Accessibility links

Breaking News

Iraq War Incurs Hefty Price Tag

The U.S. war in Iraq has now lasted more than five years. Thousands of American soldiers and Iraqis have been killed or wounded in the conflict. In addition to the tragic human toll, the war has also run up a large price tag for the United States. But, as VOA correspondent Gary Thomas tells us, determining the exact cost in dollars and cents is both elusive and politically sensitive.

The controversy over the war in Iraq has taken on a fresh dimension, as economists and politicians voice growing concern about just how much it is costing taxpayers in real dollars and cents. But economists say pinning down exact figures is a difficult exercise, and there is sharp disagreement over the real costs.

Joseph Stiglitz, a Nobel Prize-winning economist, says the war cost is already past one trillion dollars - that's "trillion" with a "t" - and will eventually climb to $3 trillion or more.

"This is our estimate, conservative estimate, of what the total cost of the war will be,” Stiglitz said. "That includes what we've already spent, and what we will spend, for instance, for the disability care and health benefits of our returning veterans. Forty percent of them will be coming back with disabilities, and many of them will need a lifetime of care."

Other estimates, such as those from the Congressional Budget Office, are lower. But all estimates agree the cost will be at least $1 trillion - a staggering figure, and one that is very difficult to grasp.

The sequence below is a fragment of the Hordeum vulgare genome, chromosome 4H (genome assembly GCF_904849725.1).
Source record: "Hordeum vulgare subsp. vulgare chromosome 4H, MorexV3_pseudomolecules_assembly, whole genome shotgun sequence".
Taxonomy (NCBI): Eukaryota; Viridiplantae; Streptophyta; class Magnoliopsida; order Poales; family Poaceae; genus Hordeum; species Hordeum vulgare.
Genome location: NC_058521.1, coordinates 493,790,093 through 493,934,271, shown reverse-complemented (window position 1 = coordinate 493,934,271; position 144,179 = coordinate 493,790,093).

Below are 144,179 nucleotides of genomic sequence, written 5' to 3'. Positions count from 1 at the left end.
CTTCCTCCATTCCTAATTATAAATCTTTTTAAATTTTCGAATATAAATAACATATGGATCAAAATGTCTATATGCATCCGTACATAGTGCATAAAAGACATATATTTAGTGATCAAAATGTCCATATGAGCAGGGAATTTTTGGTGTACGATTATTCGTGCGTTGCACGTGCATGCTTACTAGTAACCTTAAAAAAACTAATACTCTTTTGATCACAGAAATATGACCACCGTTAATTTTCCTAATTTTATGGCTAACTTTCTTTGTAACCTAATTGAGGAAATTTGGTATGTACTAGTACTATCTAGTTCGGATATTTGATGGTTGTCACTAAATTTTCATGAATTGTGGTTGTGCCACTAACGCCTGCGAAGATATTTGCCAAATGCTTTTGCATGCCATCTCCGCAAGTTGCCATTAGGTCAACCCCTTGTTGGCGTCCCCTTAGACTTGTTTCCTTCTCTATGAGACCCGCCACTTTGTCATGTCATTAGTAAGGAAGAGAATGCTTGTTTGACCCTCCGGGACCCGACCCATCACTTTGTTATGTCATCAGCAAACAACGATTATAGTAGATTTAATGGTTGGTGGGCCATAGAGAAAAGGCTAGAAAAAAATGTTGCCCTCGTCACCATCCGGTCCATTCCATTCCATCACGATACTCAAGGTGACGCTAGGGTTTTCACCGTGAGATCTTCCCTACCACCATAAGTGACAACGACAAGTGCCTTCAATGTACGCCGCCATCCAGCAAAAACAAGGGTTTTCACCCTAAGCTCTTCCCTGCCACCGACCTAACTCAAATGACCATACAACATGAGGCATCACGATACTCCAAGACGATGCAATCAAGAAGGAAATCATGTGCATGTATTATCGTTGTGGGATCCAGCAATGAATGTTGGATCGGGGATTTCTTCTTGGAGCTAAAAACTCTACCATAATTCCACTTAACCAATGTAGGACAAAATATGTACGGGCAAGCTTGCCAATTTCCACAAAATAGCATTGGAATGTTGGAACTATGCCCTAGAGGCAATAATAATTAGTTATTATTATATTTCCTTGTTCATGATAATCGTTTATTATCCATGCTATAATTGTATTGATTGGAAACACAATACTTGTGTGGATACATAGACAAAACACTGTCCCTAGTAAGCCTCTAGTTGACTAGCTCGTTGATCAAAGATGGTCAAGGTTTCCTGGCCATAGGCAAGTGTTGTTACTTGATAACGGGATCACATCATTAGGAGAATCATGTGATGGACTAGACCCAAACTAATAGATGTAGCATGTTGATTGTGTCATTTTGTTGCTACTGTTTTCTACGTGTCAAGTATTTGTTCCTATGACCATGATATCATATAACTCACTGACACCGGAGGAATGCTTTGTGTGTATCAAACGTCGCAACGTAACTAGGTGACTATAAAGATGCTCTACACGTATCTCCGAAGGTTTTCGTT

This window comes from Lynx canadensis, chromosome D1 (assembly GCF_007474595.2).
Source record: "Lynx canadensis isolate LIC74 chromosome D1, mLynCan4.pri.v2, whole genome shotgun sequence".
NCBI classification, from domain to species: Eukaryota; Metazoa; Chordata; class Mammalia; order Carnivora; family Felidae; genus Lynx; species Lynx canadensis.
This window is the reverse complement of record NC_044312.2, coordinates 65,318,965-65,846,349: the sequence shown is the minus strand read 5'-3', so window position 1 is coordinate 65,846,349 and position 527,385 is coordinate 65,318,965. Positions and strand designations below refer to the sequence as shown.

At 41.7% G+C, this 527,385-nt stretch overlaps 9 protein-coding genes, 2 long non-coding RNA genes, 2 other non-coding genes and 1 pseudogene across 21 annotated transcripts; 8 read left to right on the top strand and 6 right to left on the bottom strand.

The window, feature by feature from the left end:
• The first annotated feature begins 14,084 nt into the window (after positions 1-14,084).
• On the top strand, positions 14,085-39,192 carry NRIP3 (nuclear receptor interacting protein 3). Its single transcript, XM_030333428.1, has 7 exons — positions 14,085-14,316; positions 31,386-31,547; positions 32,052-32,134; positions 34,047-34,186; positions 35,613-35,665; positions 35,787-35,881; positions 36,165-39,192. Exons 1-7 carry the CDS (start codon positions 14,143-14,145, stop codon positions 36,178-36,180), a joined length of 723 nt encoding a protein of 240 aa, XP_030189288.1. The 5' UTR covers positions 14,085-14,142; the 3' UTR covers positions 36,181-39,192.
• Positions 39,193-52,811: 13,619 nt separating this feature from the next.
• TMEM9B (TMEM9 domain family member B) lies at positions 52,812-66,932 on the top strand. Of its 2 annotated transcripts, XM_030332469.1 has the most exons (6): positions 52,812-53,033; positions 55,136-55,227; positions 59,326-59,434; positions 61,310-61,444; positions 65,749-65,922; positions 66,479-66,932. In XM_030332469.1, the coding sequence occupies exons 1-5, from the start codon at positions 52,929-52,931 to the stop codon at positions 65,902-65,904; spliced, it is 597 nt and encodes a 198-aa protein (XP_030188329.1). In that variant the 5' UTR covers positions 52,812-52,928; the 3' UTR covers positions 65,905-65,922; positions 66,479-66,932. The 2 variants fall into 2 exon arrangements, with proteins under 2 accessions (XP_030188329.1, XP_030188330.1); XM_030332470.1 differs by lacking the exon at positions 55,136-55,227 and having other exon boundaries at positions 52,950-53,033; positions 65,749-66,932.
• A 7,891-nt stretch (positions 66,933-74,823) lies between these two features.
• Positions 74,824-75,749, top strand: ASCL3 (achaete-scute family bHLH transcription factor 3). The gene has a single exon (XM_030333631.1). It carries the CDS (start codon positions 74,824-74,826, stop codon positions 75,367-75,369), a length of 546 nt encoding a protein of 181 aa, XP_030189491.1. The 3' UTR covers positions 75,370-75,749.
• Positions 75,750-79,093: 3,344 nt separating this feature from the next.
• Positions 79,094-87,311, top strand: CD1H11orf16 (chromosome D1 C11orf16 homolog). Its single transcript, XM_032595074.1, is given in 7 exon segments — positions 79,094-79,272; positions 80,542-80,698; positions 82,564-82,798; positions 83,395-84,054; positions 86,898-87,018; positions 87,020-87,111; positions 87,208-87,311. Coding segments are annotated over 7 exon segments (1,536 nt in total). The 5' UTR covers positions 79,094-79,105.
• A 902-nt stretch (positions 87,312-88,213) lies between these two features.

To put it in rough perspective, if we were to go back one trillion seconds in time, that would be a prehistoric 31,688 years ago.

This is a far cry from what the Bush Administration was saying before the 2003 invasion. Appearing on ABC television's This Week, then-Defense Secretary Donald Rumsfeld dismissed any contrary cost estimates. "The Office of Management and Budget estimated it would be something under $50 billion," stated Rumsfeld. Asked about outside estimates of up to $300 billion, he responded, "Ugh. Baloney."

Why were the original estimates so far off the mark? Stiglitz and other analysts say the main reason is that the Bush Administration never expected the war to drag on as long as it has. "I think that as they envisaged the war, they had this what you might call a fantasy that the major problem would be sweeping up the garlands, rose petals from the garlands, that would be thrown around the necks of our liberating soldiers," said Stiglitz.

The White House does not dispute the new Stiglitz estimates, although a spokeswoman says, depending on circumstances, it is hard to anticipate future costs of the war.

The different estimates now being floated underscore the continuing debate over future costs as the war continues.

Peter Orszag is director of the nonpartisan Congressional Budget Office, which prepares budgetary estimates for Congress. He says Stiglitz's estimates are high because they factor in more than just direct costs to the federal budget.

"There's a different concept. They're trying to measure a much broader concept of costs,” Orszag said. “And I should say, I'm a friend and indeed co-author of Joe Stiglitz's, but I have to say on this, there's a lot of controversy surrounding some of those other measures."

In particular, Orszag says, Stiglitz overstates the costs of additional health care for veterans of Iraq and Afghanistan.

Steve Kosiak, an analyst for the nonpartisan Center for Strategic and Budgetary Analysis, says interest payments on the extra debt incurred by the war also contribute to the higher estimates.

"We basically have responded to this war by putting it on our national credit card; by taking out loans, borrowing, to pay for the operation. That is unlike past military operations where we often raised taxes, at least somewhat, and cut back other programs to pay for the operation. And those interest costs can be substantial. It's hundreds of billions of dollars over the coming decade," Kosiak added.

Military families have already paid a high price in the lost or shattered lives of sons and daughters, but analysts say the weight of the economic burden of the Iraq war will in all likelihood be passed on to a new generation.